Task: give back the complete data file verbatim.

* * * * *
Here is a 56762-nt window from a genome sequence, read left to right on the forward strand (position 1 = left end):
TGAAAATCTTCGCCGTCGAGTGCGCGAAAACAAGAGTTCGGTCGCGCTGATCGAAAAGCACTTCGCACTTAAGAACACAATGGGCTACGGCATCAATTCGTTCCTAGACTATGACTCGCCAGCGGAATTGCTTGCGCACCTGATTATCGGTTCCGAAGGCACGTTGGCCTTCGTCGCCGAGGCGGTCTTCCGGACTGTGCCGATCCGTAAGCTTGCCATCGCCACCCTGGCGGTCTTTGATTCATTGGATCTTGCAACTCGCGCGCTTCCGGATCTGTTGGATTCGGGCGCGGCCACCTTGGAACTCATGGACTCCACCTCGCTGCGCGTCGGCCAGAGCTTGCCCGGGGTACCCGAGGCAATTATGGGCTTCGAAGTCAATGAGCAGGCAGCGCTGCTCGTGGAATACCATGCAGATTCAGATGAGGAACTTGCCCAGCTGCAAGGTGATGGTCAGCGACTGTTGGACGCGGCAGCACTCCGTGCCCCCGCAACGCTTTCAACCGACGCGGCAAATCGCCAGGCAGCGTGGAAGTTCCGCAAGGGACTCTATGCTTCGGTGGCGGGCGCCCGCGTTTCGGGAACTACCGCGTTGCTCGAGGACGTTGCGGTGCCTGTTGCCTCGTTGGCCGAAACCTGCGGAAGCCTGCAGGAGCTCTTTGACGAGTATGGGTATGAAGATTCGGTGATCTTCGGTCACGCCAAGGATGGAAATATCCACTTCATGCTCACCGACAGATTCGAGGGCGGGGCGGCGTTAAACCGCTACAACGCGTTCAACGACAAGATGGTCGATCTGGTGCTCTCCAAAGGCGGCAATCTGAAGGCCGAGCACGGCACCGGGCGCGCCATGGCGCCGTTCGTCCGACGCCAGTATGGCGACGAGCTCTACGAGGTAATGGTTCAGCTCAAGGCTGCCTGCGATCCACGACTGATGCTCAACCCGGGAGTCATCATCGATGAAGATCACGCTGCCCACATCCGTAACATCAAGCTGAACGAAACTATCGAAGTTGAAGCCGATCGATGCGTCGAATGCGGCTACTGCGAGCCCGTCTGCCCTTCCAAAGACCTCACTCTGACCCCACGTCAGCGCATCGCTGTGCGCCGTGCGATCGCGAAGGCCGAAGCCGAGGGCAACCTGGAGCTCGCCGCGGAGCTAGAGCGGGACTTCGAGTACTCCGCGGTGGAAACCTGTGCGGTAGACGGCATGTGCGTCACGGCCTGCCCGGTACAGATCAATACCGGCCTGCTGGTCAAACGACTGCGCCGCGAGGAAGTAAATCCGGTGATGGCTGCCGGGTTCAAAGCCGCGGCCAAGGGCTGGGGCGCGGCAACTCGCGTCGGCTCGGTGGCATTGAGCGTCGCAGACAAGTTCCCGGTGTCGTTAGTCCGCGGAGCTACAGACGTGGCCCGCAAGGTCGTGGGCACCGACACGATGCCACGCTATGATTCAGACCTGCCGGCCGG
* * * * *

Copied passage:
Here is a 56762-nt window from a genome sequence, read left to right on the forward strand (position 1 = left end):
TGAAAATCTTCGCCGTCGAGTGCGCGAAAACAAGAGTTCGGTCGCGCTGATCGAAAAGCACTTCGCACTTAAGAACACAATGGGCTACGGCATCAATTCGTTCCTAGACTATGACTCGCCAGCGGAATTGCTTGCGCACCTGATTATCGGTTCCGAAGGCACGTTGGCCTTCGTCGCCGAGGCGGTCTTCCGGACTGTGCCGATCCGTAAGCTTGCCATCGCCACCCTGGCGGTCTTTGATTCATTGGATCTTGCAACTCGCGCGCTTCCGGATCTGTTGGATTCGGGCGCGGCCACCTTGGAACTCATGGACTCCACCTCGCTGCGCGTCGGCCAGAGCTTGCCCGGGGTACCCGAGGCAATTATGGGCTTCGAAGTCAATGAGCAGGCAGCGCTGCTCGTGGAATACCATGCAGATTCAGATGAGGAACTTGCCCAGCTGCAAGGTGATGGTCAGCGACTGTTGGACGCGGCAGCACTCCGTGCCCCCGCAACGCTTTCAACCGACGCGGCAAATCGCCAGGCAGCGTGGAAGTTCCGCAAGGGACTCTATGCTTCGGTGGCGGGCGCCCGCGTTTCGGGAACTACCGCGTTGCTCGAGGACGTTGCGGTGCCTGTTGCCTCGTTGGCCGAAACCTGCGGAAGCCTGCAGGAGCTCTTTGACGAGTATGGGTATGAAGATTCGGTGATCTTCGGTCACGCCAAGGATGGAAATATCCACTTCATGCTCACCGACAGATTCGAGGGCGGGGCGGCGTTAAACCGCTACAACGCGTTCAACGACAAGATGGTCGATCTGGTGCTCTCCAAAGGCGGCAATCTGAAGGCCGAGCACGGCACCGGGCGCGCCATGGCGCCGTTCGTCCGACGCCAGTATGGCGACGAGCTCTACGAGGTAATGGTTCAGCTCAAGGCTGCCTGCGATCCACGACTGATGCTCAACCCGGGAGTCATCATCGATGAAGATCACGCTGCCCACATCCGTAACATCAAGCTGAACGAAACTATCGAAGTTGAAGCCGATCGATGCGTCGAATGCGGCTACTGCGAGCCCGTCTGCCCTTCCAAAGACCTCACTCTGACCCCACGTCAGCGCATCGCTGTGCGCCGTGCGATCGCGAAGGCCGAAGCCGAGGGCAACCTGGAGCTCGCCGCGGAGCTAGAGCGGGACTTCGAGTACTCCGCGGTGGAAACCTGTGCGGTAGACGGCATGTGCGTCACGGCCTGCCCGGTACAGATCAATACCGGCCTGCTGGTCAAACGACTGCGCCGCGAGGAAGTAAATCCGGTGATGGCTGCCGGGTTCAAAGCCGCGGCCAAGGGCTGGGGCGCGGCAACTCGCGTCGGCTCGGTGGCATTGAGCGTCGCAGACAAGTTCCCGGTGTCGTTAGTCCGCGGAGCTACAGACGTGGCCCGCAAGGTCGTGGGCACCGACACGATGCCACGCTATGATTCAGACCTGCCGGCCGG